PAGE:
News / Africa

    Malawi Police Arrest Alleged Coup Plotters

    Supporters of former Foreign Affairs minister flee tear gas on March 11, 2013 during a demonstration in Blantyre.
    Supporters of former Foreign Affairs minister flee tear gas on March 11, 2013 during a demonstration in Blantyre.
    Lameck Masina
    Police in Malawi have arrested top politicians in the former ruling Democratic Progressive Party in connection with the delayed transfer of power after the death of former president Bingu wa Mutharika in April.

    Malawi police spokesperson Rhoda Manjolo confirmed the early Monday arrests, but said little else, noting an investigation is still underway.

    “The operation is going on, therefore it is not fair for us [the police] to be mentioning names because there are other people who have not been arrested.  But we are confirming the arrest of some people,” said Manjolo.

    Information Minister Moses Kunkuyu said 10 people were in custody.

    Among them are believed to be former information minister Patricia Kaliati; former deputy foreign affairs minister Kondwani Nankhumwa; former local government minister Henry Mussa; and former deputy minister in the president’s office, Nicholas Dausi.

    Acting DPP president Peter Mutharika, surrendered himself at the regional police headquarters in Blantyre.  He later told local radio he has yet to be charged.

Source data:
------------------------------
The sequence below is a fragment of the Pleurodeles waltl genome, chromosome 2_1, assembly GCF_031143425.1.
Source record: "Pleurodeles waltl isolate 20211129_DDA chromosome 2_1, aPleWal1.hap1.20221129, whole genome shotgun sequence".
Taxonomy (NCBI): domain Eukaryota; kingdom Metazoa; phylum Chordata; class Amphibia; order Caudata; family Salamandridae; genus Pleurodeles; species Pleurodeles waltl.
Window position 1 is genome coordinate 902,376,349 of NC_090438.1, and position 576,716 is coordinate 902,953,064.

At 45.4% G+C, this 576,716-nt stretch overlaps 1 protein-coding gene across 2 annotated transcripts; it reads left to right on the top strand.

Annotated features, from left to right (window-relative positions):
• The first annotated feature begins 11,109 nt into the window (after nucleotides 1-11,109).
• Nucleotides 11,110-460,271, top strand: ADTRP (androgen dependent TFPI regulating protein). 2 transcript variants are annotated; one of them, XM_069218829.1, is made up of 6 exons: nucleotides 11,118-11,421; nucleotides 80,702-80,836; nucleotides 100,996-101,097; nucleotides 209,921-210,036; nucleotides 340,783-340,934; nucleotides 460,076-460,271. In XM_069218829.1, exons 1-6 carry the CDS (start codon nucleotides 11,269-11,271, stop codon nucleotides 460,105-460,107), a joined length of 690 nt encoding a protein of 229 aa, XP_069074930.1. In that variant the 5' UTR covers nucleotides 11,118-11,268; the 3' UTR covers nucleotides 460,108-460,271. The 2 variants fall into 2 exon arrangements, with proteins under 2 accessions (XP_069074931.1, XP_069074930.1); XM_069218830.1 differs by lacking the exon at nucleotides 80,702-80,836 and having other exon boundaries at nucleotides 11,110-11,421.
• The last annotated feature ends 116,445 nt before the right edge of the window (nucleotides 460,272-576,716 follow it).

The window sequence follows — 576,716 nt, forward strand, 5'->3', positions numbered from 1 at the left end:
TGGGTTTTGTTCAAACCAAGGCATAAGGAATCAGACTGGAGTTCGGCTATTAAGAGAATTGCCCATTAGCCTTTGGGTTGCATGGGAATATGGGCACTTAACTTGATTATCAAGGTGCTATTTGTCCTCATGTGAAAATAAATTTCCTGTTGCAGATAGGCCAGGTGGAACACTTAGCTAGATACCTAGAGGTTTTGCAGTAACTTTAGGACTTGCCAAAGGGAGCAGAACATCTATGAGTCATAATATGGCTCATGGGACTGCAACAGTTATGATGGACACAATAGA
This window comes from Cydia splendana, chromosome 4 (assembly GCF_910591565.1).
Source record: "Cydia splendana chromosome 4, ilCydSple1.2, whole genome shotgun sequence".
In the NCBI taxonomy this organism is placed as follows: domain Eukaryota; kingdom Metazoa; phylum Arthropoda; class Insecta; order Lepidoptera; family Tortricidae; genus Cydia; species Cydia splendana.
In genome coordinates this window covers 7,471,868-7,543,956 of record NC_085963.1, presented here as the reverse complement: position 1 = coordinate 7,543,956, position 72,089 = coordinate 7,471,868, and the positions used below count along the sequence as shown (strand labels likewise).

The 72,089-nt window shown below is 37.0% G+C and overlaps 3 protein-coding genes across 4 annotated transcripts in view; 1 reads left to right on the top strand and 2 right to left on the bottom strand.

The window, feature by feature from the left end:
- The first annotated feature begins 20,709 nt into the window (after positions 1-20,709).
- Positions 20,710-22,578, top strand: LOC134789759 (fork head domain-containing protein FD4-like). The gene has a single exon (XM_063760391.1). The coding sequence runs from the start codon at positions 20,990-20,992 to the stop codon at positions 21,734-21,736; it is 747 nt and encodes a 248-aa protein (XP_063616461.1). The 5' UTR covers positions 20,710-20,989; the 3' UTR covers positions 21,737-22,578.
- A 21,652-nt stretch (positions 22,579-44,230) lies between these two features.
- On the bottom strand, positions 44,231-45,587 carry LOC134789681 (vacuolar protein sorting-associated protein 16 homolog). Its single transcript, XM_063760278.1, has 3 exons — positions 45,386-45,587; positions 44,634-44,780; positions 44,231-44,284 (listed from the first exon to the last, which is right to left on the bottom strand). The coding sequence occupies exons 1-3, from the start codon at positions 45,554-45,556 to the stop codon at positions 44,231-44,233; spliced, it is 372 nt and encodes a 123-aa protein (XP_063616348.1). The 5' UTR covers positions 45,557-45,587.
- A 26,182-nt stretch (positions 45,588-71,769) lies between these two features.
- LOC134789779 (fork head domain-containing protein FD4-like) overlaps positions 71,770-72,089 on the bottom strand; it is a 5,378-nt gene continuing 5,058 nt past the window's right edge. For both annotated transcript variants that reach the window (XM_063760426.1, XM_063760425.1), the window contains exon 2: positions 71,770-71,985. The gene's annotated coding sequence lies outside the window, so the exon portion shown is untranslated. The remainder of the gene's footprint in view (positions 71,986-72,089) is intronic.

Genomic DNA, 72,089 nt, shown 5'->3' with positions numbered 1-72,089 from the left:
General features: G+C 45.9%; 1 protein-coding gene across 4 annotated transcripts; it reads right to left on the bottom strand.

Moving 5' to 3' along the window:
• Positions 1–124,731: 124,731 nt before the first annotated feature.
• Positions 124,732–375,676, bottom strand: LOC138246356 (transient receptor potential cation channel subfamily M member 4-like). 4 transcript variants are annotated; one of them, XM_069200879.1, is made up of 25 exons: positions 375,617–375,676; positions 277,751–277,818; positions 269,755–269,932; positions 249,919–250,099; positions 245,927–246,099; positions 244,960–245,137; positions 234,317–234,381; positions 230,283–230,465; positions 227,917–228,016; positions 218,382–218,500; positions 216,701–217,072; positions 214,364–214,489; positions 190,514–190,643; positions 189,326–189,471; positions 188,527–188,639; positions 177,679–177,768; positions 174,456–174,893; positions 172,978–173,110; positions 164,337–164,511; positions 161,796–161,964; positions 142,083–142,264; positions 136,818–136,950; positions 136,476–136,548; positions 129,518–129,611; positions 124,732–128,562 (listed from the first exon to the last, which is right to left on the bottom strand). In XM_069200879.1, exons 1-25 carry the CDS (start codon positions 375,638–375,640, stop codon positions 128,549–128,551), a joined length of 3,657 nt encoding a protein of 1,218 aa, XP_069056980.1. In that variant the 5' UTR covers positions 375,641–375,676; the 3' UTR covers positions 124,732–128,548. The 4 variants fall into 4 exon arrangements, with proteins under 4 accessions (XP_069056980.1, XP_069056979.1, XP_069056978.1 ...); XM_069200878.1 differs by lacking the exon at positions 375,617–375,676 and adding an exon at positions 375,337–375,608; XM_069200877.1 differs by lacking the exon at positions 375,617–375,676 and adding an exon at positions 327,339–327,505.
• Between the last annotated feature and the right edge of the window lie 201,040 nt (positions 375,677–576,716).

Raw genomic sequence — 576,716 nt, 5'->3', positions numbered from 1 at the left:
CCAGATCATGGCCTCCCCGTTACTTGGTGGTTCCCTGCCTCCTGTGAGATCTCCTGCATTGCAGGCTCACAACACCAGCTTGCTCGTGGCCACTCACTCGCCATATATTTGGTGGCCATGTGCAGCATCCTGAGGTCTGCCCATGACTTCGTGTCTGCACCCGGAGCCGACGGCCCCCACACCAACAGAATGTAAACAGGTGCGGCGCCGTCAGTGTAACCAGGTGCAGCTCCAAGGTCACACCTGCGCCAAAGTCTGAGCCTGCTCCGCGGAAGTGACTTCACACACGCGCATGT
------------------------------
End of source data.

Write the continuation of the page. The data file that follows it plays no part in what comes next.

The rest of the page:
"I have [not] been charged yet.  I have not seen any charge," he said.  "But we are law abiding people, so we are going to abide by whatever procedures they have.”
     
    The arrests follow last week's report wrapping up a nine-month inquiry into the death of President Bingu wa Mutharika.  The report established the president died on April 5th, and not on the seventh as earlier indicated.

    The 90-page document said Mutharika was dead when the government flew him out of Malawi to a South African hospital on the night of April 5.

    The report concluded DPP party officials changed President Mutharika’s death date in a deliberate attempt to prevent Joyce Banda, who was then vice president and not a member of the DPP, from succeeding him and being sworn in as president.

    Those arrested could be charged with various offenses, ranging from conspiracy to break the law and obstructing state officials from conducting their duties.

    The late president's family has denounced the inquiry as unjustified and a political witch hunt.  Peter Mutharika is the late president's brother.

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